Negative Stereotypes Can Affect Female Athletes’ Performance

Woman about to kick soccer ball into netFemale soccer players exposed to stereotypes about their playing ability experienced significant reductions in their dribbling speed, according to a study published in the journal Psychology of Sport and Exercise.

The study is just one amid an increasingly large volume of studies on stereotype threat. Stereotype threat is the tendency of marginalized groups, such as women and people of color, to underperform when they are made consciously aware of stereotypes about their group. For example, a persistent stereotype suggests women are innately less adept at math than men. According to several studies, when women are told scientific research shows gender differences between men and women in math, they often perform worse on math tests.

Stereotype Threat Reduces Female Soccer Players’ Skill

Although women’s sports continue to increase in popularity, stereotypes suggest women are inferior athletes. To test how this affects female performance, scientists from Germany recruited 36 competitive female soccer players from three different Frankfurt soccer clubs. Each participant was timed in a dribbling exercise at the beginning of the experiment.

Each participant read a fake article about soccer. One article discussed the increasing worldwide popularity of soccer, while the other argued that women are inferior soccer players. Next, researchers asked them to indicate, using a 7-point scale, how strongly they believed the statement “I think boys and girls play soccer equally well.”

Researchers again timed players’ dribbling speed to assess the effects of the stereotype exposure. Women who had read the negative article about women’s athletic ability dribbled more slowly than they did before reading the article.

Stereotypes and Inequality Persist in Women’s Athletics

Female athletes are often exposed to stereotypes and discrimination, even within their own athletic leagues. Earlier this year, five members of the United States women’s soccer team filed a lawsuit alleging gender-based wage discrimination. The suit alleges that, although the team brought in $20 million more in revenue in 2015 than the men’s team, female players are paid about 25% of what male players earn.

References:

  1. Gorlick, A. (2009, February 24). Stereotype threat harms female, minority performance. Retrieved from http://news.stanford.edu/news/2009/february25/stereotype-threat-harms-latent-ability-022509.html
  2. Negative stereotypes affect female soccer performance. (2016, July 14). Retrieved from http://www.eurekalert.org/pub_releases/2016-07/e-nsa071416.php
  3. Quinn, D. M. (2003, January). Women, math, and stereotype threat. Retrieved from http://www.aas.org/cswa/status/2003/JANUARY2003/WomenMathStereotype.html
  4. U.S. women’s team files wage-discrimination action vs. U.S. Soccer. (2016, April 1). Retrieved from http://espn.go.com/espnw/sports/article/15102506/women-national-team-files-wage-discrimination-action-vs-us-soccer-federation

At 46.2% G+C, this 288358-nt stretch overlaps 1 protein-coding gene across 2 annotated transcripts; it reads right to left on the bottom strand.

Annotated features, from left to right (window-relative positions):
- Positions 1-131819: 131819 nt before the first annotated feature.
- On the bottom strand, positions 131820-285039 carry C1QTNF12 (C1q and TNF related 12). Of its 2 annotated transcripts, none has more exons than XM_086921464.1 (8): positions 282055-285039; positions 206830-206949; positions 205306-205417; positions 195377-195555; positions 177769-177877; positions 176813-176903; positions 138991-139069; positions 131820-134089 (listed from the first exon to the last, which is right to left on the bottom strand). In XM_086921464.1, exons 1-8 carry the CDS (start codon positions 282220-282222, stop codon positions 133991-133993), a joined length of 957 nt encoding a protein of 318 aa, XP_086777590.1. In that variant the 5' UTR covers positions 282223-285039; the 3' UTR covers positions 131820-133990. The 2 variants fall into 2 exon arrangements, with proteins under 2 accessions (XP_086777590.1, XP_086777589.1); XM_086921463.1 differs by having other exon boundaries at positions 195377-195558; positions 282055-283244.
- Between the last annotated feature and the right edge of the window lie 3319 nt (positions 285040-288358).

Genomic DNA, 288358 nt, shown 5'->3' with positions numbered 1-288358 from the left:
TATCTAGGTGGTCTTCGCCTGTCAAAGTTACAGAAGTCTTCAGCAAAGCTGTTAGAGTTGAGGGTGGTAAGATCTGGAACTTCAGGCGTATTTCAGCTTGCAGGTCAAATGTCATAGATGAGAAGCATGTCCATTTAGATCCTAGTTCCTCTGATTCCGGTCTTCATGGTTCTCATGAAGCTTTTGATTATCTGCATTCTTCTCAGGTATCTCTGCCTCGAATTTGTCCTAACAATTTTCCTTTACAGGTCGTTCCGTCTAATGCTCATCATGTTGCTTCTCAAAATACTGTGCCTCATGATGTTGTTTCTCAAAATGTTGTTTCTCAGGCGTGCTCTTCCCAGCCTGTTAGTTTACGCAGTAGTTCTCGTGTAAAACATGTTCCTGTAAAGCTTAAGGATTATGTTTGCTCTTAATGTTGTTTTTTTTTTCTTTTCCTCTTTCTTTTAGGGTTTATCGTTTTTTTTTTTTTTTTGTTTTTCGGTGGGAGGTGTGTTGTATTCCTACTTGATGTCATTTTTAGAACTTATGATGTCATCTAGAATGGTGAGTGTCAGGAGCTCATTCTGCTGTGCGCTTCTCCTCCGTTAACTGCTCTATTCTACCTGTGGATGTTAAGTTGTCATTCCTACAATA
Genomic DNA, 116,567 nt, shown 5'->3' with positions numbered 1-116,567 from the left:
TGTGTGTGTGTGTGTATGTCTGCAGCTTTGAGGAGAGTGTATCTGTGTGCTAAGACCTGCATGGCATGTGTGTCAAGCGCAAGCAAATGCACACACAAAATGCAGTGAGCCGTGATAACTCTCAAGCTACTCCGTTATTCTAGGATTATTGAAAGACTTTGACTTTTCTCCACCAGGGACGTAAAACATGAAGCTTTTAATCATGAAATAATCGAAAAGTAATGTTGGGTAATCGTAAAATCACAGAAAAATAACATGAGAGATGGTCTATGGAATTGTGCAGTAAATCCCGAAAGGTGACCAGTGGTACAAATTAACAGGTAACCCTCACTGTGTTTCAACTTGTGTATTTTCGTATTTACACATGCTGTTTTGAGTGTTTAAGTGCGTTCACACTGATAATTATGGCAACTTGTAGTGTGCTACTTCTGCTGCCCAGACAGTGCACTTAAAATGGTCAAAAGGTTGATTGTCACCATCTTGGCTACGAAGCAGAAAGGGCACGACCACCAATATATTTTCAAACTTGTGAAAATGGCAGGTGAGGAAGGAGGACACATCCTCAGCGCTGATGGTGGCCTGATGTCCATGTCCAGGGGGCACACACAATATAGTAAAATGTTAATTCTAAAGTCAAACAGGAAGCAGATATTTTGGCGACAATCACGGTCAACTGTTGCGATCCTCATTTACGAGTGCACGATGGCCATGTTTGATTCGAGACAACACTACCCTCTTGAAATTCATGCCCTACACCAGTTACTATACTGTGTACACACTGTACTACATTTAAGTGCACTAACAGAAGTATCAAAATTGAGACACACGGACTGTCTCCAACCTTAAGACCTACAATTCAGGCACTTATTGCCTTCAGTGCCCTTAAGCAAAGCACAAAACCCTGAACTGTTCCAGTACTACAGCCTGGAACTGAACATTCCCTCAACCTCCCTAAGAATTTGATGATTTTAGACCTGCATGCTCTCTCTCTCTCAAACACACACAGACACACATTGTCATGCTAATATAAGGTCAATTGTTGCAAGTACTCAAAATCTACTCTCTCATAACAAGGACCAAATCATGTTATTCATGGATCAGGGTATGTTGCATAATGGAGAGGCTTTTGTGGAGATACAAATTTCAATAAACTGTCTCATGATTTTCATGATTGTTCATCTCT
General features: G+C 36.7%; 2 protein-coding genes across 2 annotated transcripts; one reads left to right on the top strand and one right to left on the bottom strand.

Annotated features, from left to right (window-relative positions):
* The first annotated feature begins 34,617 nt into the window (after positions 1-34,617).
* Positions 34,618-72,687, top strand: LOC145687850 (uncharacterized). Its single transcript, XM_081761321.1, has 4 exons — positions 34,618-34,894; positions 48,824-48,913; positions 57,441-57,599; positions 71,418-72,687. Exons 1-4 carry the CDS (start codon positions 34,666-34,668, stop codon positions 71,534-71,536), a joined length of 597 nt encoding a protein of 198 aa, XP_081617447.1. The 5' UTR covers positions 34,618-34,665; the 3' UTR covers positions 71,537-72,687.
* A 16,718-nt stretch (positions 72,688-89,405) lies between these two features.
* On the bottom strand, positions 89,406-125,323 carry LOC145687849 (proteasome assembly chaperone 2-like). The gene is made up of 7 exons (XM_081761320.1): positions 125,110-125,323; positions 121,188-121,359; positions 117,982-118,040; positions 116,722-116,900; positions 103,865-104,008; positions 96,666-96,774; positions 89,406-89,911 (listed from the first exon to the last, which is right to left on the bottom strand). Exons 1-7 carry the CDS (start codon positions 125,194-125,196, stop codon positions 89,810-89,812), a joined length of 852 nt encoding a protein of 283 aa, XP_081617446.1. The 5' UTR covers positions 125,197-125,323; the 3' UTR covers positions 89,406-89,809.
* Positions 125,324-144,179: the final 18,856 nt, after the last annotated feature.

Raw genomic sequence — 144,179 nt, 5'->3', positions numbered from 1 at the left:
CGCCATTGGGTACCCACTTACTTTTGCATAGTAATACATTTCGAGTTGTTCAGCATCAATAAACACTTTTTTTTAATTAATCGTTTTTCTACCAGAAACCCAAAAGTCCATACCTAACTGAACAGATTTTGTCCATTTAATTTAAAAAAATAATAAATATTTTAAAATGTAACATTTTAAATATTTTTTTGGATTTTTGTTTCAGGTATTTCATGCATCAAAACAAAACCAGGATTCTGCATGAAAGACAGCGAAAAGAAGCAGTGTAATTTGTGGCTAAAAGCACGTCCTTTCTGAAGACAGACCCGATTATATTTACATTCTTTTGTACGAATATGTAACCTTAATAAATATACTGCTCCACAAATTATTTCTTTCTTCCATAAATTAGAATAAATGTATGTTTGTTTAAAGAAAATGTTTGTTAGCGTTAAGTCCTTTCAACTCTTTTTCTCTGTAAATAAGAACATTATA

© Copyright 2016 GoodTherapy.org. All rights reserved.

The preceding article was solely written by the author named above. Any views and opinions expressed are not necessarily shared by GoodTherapy.org. Questions or concerns about the preceding article can be directed to the author or posted as a comment below.

  • 6 comments
  • Leave a Comment
  • Kevin

    Kevin

    July 19th, 2016 at 2:05 PM

    And I would argue that anyone no matter whether they are male or female, if they are an athlete and have someone whispering in their ear in subtle and not so subtle ways that they are not good? They are never going to be as good as what they potentially could be.
    No one can handle being torn down like that all the time.

  • Stacia

    Stacia

    July 20th, 2016 at 2:00 PM

    As a female athlete in high school and college I can tell you that the stereotypes are very much there and it is humiliating and degrading to be thought of as just an afterthought when it comes to your school’s athletic program. Added to that there is all of the pressure that you already feel to act a certain way and look a certain way and that is a lot for young women to feel that they have to measure up to.

  • Izzy

    Izzy

    July 21st, 2016 at 9:23 AM

    We always think that we have come so far and we have in so many respects but there are still many more barriers that have to be broken down for us to achieve true equality.

  • Cal

    Cal

    July 21st, 2016 at 1:57 PM

    There are things that people are going to say to you as an athlete no matter whether you are male or female that you have to somehow just let ir roll off your back. You can’t be so thin skinned and let every little thing that someone says get to you personally.
    Maybe women have a harder time with this, but I know that there are male athletes who don’t like that kind of pressure either. It is never easy when you feel like someone is being critical of a performance, but this is life.
    You will never be able to make everyone happy all the time.

  • addyson

    addyson

    July 23rd, 2016 at 11:57 AM

    We may say that we are immune to this kind of behavior but the truth is that for most of us the petty comments and stereotypical behavior really does hurt us. It makes us feel like all of the hard work and training that we do is for nothing and that the work that we put into it is very much undervalued.

  • Miles

    Miles

    July 25th, 2016 at 2:49 PM

    Sad that they even have to still contend with this . This isn’t the 1950s

Leave a Comment

By commenting you acknowledge acceptance of GoodTherapy.org's Terms and Conditions of Use.

* Indicates required field.

GoodTherapy uses cookies to personalize content and ads to provide better services for our users and to analyze our traffic. By continuing to use this site you consent to our cookies.